A: Yes, Hui o Laka is a private 501(c)(3) organization. It has been in existence since 1952 and operates the Koke`e Museum and Civilian Conservation Corps (CCC) Camp both in Koke`e State Park.

Q: I don't have any money but I can provide services, are they needed?

A: Because Hui o Laka operates facilities, there are many opportunities to donate services or even gently used items. Furnishings of all kinds need to be replaced or improved on at the CCC Camp on a continuous basis. Painting, plumbing, electrical, carpentry and landscaping services - large or small - are always needed. Please talk to our director about any feasible ideas including accommodations during work parties. Some things need a long lead time as the owner of the facilities may have requirements to follow

Koke`e Museum FAQs

Q: What are the museum's hours?

A: 9am - 4pm daily. Kokee Museum is open 7 days a week, 365 days a year. In fact the only days it is closed is when the park is closed which is usually due to extreme weather conditions.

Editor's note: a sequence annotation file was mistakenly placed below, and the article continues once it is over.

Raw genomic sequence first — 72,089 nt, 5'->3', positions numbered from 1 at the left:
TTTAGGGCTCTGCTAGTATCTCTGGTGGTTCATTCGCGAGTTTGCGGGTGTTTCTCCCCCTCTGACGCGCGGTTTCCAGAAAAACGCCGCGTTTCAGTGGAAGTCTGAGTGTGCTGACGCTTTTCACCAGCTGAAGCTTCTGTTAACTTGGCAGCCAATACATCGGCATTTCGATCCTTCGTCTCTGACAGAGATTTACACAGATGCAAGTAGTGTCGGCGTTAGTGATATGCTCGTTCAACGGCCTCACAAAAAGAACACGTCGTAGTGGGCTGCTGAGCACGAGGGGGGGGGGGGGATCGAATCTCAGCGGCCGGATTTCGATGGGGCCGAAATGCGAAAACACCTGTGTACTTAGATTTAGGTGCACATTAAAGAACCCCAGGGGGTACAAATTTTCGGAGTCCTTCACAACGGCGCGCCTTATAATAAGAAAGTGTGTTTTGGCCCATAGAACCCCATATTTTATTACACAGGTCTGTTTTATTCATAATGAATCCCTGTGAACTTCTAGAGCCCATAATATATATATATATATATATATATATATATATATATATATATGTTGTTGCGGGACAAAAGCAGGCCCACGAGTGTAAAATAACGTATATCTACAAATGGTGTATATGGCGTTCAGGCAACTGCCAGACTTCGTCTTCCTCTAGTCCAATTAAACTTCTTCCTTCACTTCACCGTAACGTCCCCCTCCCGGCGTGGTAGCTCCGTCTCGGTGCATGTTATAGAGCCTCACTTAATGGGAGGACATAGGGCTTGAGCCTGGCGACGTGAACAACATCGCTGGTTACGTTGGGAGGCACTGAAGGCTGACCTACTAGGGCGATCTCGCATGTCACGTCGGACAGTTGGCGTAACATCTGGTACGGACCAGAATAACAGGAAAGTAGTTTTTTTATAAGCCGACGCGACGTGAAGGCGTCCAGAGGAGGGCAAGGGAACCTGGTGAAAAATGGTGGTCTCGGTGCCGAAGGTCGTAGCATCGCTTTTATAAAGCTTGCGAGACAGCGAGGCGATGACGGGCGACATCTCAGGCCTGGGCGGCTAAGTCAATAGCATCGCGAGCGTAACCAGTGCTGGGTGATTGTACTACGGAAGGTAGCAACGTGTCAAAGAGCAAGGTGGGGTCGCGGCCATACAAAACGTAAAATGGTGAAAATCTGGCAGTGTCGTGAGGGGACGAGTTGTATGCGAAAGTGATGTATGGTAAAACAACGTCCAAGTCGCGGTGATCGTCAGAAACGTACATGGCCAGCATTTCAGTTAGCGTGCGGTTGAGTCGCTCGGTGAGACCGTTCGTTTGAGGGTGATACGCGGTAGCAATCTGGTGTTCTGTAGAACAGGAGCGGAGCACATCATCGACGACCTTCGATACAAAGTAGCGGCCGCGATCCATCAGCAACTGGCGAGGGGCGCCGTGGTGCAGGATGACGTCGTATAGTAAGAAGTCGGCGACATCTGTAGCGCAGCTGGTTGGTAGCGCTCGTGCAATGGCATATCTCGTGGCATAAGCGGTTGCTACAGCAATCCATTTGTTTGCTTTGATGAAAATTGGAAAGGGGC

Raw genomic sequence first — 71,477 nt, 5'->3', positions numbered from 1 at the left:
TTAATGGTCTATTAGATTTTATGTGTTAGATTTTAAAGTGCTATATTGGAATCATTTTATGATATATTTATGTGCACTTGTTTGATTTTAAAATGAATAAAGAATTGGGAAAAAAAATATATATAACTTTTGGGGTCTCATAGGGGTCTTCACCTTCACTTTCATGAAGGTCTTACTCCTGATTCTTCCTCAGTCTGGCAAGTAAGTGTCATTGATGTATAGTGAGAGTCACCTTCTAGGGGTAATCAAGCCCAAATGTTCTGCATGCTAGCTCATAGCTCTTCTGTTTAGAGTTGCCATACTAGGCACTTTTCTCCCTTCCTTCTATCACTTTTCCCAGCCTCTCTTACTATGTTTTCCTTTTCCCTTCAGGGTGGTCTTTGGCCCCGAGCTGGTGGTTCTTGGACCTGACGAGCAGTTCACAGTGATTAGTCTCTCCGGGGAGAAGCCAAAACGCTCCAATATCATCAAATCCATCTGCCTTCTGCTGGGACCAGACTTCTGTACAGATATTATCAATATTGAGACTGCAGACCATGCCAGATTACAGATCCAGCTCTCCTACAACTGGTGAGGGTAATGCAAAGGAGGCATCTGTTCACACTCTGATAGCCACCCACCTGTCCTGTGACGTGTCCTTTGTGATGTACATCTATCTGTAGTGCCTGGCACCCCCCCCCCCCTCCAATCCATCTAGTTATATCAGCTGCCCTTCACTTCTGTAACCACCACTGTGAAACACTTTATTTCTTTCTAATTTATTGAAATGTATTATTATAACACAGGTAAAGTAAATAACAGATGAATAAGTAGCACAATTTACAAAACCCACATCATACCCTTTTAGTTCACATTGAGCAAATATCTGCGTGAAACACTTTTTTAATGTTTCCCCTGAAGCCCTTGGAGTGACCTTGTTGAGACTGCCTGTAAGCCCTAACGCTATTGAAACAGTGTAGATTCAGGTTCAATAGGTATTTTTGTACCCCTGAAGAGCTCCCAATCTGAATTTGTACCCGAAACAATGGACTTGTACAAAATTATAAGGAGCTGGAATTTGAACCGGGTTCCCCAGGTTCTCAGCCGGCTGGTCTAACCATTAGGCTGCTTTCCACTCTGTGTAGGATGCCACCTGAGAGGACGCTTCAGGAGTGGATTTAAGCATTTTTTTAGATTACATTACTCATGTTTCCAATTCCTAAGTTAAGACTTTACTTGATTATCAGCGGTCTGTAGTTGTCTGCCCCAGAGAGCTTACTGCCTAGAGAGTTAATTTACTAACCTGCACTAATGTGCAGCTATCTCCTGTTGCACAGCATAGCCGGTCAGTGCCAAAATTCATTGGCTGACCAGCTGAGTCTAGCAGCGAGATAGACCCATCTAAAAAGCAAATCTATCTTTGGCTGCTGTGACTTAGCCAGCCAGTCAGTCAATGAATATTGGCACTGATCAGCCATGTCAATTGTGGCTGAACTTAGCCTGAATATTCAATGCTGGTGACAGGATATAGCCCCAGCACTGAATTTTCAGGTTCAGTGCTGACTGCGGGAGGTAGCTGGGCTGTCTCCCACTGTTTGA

Q: What kind of exhibits are there to see?

A: The museum has a collection of natural history exhibits including endemic and introduced animals that live in Koke`e. In 2015-16, new exhibits will be added to share the cultural history of the museum.

Q: Are there any exhibits outside?

A: There is a short, 800 foot long Nature Trail behind the museum that is maintained by the museum to show a segment of what a native forest looks like. A plant guide can be borrowed from the museum. It is a good introduction to Koke`e prior to taking longer hikes.

Q: Is there an admission?

A: There is no charge to visit the museum. If you are happy with your visit, feel free to leave a donation in the box at the front door. Koke`e Museum is run by Hui o Laka, a nonprofit organization.


Currently in Koke`e, Hawai`i: